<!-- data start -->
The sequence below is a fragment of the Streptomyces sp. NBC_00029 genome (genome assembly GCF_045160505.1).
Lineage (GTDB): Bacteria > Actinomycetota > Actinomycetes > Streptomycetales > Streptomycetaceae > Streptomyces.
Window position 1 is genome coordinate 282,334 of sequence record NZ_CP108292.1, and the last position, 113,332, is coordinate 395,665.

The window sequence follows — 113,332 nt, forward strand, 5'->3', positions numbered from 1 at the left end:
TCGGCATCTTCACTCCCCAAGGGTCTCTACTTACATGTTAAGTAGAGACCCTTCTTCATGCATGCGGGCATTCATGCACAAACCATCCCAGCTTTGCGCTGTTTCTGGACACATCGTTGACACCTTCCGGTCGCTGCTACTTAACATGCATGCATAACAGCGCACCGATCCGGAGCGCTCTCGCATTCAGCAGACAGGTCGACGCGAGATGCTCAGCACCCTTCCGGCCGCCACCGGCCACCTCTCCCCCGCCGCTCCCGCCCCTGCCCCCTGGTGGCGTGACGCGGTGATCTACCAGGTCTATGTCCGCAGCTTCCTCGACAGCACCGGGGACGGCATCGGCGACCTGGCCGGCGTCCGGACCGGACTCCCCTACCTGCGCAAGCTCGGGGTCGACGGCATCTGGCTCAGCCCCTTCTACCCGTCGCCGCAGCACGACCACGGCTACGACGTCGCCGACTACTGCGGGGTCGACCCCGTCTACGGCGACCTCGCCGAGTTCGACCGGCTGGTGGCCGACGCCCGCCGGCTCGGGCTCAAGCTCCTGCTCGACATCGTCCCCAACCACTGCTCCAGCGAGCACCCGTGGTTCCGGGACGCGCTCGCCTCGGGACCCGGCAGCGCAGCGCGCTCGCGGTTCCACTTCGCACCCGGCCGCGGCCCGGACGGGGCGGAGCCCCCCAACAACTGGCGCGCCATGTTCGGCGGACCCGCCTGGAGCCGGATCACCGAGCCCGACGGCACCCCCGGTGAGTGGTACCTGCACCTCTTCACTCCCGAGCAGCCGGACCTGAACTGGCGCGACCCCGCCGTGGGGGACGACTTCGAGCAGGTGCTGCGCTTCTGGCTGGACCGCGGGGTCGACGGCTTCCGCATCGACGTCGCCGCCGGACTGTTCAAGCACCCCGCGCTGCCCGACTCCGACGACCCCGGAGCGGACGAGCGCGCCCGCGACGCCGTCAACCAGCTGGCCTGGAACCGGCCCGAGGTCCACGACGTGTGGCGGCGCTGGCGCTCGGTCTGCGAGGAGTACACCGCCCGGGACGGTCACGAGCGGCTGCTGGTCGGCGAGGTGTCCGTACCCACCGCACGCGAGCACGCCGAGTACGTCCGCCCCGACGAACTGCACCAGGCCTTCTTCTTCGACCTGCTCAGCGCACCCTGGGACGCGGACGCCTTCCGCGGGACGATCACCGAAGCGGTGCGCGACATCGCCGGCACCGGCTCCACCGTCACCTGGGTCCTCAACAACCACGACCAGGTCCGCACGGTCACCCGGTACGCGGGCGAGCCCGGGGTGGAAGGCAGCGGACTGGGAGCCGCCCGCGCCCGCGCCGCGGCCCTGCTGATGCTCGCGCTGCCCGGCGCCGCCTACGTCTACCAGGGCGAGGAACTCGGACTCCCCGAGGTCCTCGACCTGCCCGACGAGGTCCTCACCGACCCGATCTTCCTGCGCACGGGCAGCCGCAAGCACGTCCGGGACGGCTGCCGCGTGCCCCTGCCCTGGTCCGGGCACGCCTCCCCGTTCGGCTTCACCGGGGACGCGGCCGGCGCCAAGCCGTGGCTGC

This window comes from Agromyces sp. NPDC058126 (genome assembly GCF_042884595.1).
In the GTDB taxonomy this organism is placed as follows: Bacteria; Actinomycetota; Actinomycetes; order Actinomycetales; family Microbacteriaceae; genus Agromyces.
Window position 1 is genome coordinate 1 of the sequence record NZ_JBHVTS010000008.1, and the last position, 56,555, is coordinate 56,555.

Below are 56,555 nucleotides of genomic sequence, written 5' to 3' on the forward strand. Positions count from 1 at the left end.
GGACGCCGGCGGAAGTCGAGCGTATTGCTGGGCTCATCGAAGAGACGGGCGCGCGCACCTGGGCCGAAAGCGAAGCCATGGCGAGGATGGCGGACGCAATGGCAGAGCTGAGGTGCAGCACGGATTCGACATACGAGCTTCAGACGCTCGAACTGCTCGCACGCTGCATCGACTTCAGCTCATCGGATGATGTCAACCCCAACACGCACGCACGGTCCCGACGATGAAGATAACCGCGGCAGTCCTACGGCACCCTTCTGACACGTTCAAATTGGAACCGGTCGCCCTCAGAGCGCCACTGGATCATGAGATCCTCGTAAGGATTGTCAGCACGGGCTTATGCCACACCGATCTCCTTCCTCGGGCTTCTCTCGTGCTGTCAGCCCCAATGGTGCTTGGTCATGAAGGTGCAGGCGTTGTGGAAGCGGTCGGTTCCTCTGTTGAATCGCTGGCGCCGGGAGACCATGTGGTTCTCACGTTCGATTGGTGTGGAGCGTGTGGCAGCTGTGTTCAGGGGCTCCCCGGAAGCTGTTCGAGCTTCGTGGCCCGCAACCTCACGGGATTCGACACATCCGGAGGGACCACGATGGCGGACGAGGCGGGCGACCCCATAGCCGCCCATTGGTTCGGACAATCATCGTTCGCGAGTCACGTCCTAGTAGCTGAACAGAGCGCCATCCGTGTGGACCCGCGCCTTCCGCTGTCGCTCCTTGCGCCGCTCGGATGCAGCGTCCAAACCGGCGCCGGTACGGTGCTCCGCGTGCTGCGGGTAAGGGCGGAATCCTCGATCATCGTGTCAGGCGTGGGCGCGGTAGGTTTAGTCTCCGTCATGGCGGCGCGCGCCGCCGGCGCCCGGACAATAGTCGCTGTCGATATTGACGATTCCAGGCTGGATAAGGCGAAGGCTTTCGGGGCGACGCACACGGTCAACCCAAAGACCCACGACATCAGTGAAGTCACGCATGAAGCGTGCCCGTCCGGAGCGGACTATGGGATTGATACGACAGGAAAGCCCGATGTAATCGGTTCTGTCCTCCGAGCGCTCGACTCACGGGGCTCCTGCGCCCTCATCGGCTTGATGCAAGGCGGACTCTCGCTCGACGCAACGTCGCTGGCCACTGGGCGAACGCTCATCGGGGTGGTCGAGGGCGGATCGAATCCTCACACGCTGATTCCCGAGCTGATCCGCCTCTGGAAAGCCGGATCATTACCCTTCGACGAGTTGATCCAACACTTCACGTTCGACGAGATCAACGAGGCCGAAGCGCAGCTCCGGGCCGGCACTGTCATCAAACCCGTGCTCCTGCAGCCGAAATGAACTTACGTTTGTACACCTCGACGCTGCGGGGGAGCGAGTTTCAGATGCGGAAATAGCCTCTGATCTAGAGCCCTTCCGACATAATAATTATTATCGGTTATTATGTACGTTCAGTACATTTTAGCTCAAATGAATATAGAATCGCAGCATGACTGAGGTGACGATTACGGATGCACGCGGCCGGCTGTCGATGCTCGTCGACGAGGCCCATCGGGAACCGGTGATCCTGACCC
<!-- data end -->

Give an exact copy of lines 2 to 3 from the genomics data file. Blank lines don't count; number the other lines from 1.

Lineage (GTDB): Bacteria > Actinomycetota > Actinomycetes > Streptomycetales > Streptomycetaceae > Streptomyces.
Window position 1 is genome coordinate 282,334 of sequence record NZ_CP108292.1, and the last position, 113,332, is coordinate 395,665.